In the heated debate over to what extent religiously affiliated employers should be required to provide free contraception for workers, no one has talked much about what methods are available to women who want to prevent pregnancy and how their choices might change if cost were removed from the equation. But it's an important subject.
With prices ranging from about $1 for a condom to more than $800 for an intrauterine device (IUD), some of these women, maybe a lot of them, might switch methods if they could afford to.
That's exactly what many women's health advocates hope. Long-acting methods such as the IUD and the hormonal implant are nearly 100 percent effective, require no effort after insertion and protect against pregnancy for up to 10 years. (In contrast, birth control pills are about 92 percent effective, and many other common methods are even less reliable in everyday use.)
Some women worry that having a device inserted in the uterus or under the skin is riskier than methods such as a pill, a patch or a vaginal ring that they can discontinue at will.
But experts such as Adam Sonfield, a senior public policy associate at the Guttmacher Institute, a nonprofit research center on reproductive policy, point out that IUDs and implants "eliminate the possibility of inconsistent use."
They're also among the most cost-effective methods available in the United States, according to research by James Trussell, a professor of economics and public affairs at Princeton University. Among other things, Trussell factored in the cost of particular methods, their effectiveness at preventing pregnancy, and the costs of unintended pregnancy or other events during a five-year period. IUDs and vasectomies were found to be the most cost-effective. Implants were somewhat less cost-effective but still a better bet than oral contraceptives, the patch, the vaginal ring or injectable contraceptives, among others.
These longer-acting methods, however, carry a hefty upfront price tag of between $500 and $1,000 for the device itself and its insertion. Meanwhile, insurance coverage is uncertain. Although the vast majority of employer health plans cover contraception, they don't necessarily cover all methods and they generally don't cover them for free. A 2004 study found that 40 percent of companies covered IUDs.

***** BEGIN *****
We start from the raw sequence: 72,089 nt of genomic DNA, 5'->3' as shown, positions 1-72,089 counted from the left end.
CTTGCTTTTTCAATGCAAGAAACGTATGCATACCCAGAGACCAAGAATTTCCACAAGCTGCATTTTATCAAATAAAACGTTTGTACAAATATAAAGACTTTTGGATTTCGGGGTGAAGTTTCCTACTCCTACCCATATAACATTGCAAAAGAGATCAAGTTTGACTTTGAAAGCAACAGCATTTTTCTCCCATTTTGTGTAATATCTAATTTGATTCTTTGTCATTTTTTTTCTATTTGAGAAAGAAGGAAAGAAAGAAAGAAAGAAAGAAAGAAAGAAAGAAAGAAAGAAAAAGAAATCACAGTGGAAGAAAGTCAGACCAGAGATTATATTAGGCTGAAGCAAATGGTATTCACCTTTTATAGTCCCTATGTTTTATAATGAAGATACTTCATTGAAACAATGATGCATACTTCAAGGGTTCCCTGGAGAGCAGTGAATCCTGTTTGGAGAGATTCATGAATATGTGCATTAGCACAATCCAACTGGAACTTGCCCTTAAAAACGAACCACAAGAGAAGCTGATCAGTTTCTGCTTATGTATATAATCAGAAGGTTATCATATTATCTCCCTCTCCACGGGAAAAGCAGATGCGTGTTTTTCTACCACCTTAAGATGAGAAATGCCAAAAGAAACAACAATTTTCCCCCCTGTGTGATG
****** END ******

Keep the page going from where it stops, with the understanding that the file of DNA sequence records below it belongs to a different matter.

"For most plans, the devices aren't considered part of the drug formulary, so you might have coinsurance of some amount like 20 percent," Sonfield says.
Health Care Reform
Under the new health care law, starting this August, new employer health plans or those that change their benefits substantially will be required to cover all FDA-approved contraception methods and related counseling without co-pays. Catholic bishops and others strenuously objected to imposing this requirement on employers who objected to contraception on religious grounds. The Obama administration last week offered a compromise that would allow women who work for religious organizations to obtain contraception directly from an insurer -- still without co-pays. But the debate continues.
Although eliminating cost concerns may help encourage the use of longer-acting methods, that's only half the battle. Educating women and providers is also critical, say experts. Many people still associate IUDs with the Dalkon Shield, a device marketed in the early 1970s that led to severe infections, infertility and death, resulting in hundreds of millions of dollars in legal